NEW YORK (Bloomberg) -- Volkswagen AG plans to cut the U.S. price and increase the size of the Jetta compact car, its best- selling model in the country, as the automaker seeks to almost double sales in the market by 2012.
The revamped Jetta will be about 3.5 inches longer and about $1,700 less than the current version when U.S. sales start in October, the German automaker said Monday in a statement. There will be a hybrid version, too.
Volkswagen, Europe's largest automaker, is shifting more production to North America to help trim costs and compete with small-car leaders Toyota Motor Corp. and Honda Motor Co., Stefan Jacoby, chief executive officer of VW's U.S. unit, said yesterday in an interview. The company is aiming for 400,000 sales for its namesake brand by 2012, compared with 213,454 vehicles last year.
“Model by model, our lineup will be competitively priced so that we will be able to compete in the American market,” Jacoby said yesterday at a press briefing to introduce the car in New York.
Moving more production to North America from Europe provides Volkswagen with a hedge against currency fluctuations and shaves costs, Jacoby said. He restated the company's goal for North American output to rise to 75 percent of sales in the region by 2013 from about 60 percent last year.
Exchange rate independence
Volkswagen will be completely independent of the euro-dollar exchange rate by 2012 or 2013, and the U.S. business will be profitable by then, Jacoby said. The company, which reported a profit of 960 million euros ($1.18 billion) last year, doesn't break out results for the U.S., and Jacoby declined to give specifics for how much the business lost in the market last year.
Volkswagen plans to sell the 2011 Jetta for about $16,000, down from the current base of $17,735. That would bring the model closer to the starting prices of Toyota's Corolla and Honda's Civic, now $15,450 and $15,455, respectively, according to the companies' Web sites.
“They're going after big-volume products,” Jeff Schuster, executive director of global forecasting at market-research firm J.D. Power & Associates, said in a telephone interview yesterday.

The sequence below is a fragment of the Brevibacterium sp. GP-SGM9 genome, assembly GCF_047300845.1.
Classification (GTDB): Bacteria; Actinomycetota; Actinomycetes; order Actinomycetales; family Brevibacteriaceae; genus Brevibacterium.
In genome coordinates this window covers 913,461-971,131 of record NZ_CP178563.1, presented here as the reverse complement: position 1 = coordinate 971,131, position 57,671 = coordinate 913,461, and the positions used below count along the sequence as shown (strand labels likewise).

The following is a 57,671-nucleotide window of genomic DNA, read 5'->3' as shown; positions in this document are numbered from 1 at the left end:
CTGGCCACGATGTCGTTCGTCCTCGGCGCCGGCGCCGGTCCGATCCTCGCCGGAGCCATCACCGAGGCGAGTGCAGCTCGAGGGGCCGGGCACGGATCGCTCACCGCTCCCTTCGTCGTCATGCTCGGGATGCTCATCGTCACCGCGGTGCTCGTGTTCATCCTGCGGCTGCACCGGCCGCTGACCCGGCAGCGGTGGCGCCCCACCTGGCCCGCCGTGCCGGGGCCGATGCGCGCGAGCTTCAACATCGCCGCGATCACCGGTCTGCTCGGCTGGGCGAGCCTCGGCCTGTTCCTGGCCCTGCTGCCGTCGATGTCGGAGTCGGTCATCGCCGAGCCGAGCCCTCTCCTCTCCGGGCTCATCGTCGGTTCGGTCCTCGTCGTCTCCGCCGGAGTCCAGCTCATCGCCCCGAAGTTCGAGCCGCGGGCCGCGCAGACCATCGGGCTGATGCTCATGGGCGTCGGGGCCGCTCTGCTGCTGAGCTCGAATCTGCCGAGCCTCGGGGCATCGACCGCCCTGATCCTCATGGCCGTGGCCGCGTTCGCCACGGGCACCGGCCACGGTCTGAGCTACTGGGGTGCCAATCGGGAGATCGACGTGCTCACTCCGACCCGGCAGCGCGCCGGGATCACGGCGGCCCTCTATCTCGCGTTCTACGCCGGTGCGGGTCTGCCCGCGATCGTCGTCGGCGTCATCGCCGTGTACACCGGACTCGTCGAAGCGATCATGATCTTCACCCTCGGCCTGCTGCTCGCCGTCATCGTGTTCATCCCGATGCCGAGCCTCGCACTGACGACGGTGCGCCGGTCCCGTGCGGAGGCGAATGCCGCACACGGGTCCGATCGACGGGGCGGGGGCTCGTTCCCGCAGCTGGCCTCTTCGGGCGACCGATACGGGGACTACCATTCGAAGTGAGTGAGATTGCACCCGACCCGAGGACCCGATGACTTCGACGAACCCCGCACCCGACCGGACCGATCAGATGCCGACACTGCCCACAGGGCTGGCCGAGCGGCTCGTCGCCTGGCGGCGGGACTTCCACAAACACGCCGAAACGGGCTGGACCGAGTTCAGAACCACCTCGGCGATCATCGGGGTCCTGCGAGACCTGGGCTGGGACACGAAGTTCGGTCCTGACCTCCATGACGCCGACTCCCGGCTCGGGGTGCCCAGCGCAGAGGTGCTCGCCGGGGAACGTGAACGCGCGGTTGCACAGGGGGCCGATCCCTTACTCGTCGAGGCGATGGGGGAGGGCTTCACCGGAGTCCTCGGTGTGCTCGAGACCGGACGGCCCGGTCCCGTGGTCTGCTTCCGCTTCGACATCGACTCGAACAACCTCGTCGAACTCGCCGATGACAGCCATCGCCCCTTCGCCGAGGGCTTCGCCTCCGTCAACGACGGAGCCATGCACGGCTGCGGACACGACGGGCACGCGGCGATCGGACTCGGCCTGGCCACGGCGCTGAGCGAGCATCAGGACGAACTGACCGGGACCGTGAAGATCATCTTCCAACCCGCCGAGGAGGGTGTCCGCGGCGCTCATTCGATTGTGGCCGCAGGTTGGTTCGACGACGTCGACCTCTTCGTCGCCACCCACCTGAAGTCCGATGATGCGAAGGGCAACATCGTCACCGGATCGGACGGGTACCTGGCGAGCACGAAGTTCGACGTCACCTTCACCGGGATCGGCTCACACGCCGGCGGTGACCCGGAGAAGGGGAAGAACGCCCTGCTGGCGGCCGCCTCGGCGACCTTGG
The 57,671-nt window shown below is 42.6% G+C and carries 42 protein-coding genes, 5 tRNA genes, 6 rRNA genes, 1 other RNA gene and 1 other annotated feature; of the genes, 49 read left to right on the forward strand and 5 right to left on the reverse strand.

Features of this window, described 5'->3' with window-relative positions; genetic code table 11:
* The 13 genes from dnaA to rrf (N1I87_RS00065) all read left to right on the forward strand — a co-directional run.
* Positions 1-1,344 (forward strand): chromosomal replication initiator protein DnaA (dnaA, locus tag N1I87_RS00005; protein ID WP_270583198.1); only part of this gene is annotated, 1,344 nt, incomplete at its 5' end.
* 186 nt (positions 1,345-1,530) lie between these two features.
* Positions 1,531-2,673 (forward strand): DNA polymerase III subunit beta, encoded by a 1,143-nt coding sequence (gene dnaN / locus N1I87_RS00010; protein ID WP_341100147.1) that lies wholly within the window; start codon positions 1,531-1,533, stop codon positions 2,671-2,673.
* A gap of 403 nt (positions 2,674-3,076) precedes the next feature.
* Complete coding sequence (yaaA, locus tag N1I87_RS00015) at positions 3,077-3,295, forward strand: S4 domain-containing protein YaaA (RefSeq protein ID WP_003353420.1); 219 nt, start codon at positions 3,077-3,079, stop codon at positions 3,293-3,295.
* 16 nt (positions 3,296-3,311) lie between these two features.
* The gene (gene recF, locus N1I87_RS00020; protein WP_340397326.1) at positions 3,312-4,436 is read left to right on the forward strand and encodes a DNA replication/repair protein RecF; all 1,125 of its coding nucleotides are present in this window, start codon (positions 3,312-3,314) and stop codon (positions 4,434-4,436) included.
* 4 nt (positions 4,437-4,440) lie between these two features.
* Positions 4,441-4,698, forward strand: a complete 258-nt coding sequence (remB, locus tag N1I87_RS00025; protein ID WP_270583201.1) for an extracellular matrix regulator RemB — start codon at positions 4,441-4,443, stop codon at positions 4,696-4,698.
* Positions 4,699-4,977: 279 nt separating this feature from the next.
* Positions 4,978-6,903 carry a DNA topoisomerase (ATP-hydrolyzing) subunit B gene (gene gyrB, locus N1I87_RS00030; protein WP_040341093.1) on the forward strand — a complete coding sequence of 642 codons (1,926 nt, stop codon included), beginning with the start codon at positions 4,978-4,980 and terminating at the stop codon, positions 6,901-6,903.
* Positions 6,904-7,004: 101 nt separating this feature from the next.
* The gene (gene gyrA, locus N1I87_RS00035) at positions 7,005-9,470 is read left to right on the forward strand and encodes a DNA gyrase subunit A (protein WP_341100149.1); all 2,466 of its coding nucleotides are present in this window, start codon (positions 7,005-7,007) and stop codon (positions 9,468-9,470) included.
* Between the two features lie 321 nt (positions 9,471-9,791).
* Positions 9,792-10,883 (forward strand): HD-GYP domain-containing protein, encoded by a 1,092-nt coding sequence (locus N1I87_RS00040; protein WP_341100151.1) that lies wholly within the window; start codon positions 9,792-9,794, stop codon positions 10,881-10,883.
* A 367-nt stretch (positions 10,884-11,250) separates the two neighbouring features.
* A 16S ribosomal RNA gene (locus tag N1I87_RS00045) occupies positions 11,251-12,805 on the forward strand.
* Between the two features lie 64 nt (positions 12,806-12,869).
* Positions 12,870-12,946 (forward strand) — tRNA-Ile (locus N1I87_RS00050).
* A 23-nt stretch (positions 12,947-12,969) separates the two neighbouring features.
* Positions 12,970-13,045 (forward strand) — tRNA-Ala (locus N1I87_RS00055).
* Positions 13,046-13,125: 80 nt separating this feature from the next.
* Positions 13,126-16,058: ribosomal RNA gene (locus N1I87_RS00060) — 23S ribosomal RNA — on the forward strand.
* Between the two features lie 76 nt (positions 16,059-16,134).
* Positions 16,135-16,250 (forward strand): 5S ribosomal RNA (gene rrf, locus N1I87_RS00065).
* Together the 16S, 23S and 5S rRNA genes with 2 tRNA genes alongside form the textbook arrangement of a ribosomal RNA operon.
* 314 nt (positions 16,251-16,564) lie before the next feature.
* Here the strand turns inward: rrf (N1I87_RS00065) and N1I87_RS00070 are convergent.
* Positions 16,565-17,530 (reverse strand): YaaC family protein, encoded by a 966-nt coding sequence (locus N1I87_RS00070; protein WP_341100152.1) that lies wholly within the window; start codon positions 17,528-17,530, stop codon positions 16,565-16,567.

The hybrid Jetta will come to the U.S. in 2012, Toscan Bennett, vice president for product marketing, said in an interview. VW hasn't chosen a battery supplier yet, he said.
Volkswagen reported U.S. sales of 46,173 Jetta sedans and wagons in the five months through May, a 27 percent increase from a year earlier. Sales rose 17 percent to 118,625 for the Corolla and 9.9 percent to 107,127 for the Civic in the period.
If Volkswagen “can improve styling with more competitive pricing, that combination should provide some lift to sales,” Schuster said. He called the redesigned Jetta “more refined from a styling standpoint, like it's grown up a bit.”
Volkswagen is scheduled to open a plant next year in Chattanooga, Tenn., that will build a new mid-size sedan the company expects to name by early next year. The Jetta is produced in Puebla, Mexico.
Volkswagen “is engaged in an aggressive long-term growth strategy” in the U.S. and wants to boost deliveries to 1 million vehicles by 2018, David Geanacopoulos, executive vice president of VW's North American unit, said today at a briefing in Berlin.
“We have a long way to go, but we're off to a good start,” Geanacopoulos said. “We've improved product quality. We're continuing to gain market share.”
J.D. Power is “fairly bullish” on Volkswagen's U.S. sales prospects, while setting its own estimate short of the German carmaker's 2012 goal, Schuster said.
“We're forecasting sales in the 350,000 to 375,000 range,” he said. “If they hit a home run with these products, their target is within range.”